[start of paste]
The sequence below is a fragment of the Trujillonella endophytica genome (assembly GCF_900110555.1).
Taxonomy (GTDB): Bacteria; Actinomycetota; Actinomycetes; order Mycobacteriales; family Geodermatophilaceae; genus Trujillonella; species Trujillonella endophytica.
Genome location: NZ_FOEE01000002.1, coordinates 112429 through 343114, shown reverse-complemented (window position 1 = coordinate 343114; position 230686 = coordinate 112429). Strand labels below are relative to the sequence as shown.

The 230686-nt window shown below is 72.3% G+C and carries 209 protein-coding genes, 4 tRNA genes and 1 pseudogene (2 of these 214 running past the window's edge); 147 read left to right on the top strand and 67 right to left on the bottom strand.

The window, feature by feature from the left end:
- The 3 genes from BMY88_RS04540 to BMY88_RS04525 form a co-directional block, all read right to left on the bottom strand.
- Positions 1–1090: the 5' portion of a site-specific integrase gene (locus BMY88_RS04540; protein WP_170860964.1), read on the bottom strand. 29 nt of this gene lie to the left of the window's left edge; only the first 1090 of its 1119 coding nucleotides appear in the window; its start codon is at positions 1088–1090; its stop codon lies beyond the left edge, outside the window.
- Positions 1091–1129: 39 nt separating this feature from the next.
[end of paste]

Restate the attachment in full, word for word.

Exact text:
The sequence below is a fragment of the Trujillonella endophytica genome (assembly GCF_900110555.1).
Taxonomy (GTDB): Bacteria; Actinomycetota; Actinomycetes; order Mycobacteriales; family Geodermatophilaceae; genus Trujillonella; species Trujillonella endophytica.
Genome location: NZ_FOEE01000002.1, coordinates 112429 through 343114, shown reverse-complemented (window position 1 = coordinate 343114; position 230686 = coordinate 112429). Strand labels below are relative to the sequence as shown.

The 230686-nt window shown below is 72.3% G+C and carries 209 protein-coding genes, 4 tRNA genes and 1 pseudogene (2 of these 214 running past the window's edge); 147 read left to right on the top strand and 67 right to left on the bottom strand.

The window, feature by feature from the left end:
- The 3 genes from BMY88_RS04540 to BMY88_RS04525 form a co-directional block, all read right to left on the bottom strand.
- Positions 1–1090: the 5' portion of a site-specific integrase gene (locus BMY88_RS04540; protein WP_170860964.1), read on the bottom strand. 29 nt of this gene lie to the left of the window's left edge; only the first 1090 of its 1119 coding nucleotides appear in the window; its start codon is at positions 1088–1090; its stop codon lies beyond the left edge, outside the window.
- Positions 1091–1129: 39 nt separating this feature from the next.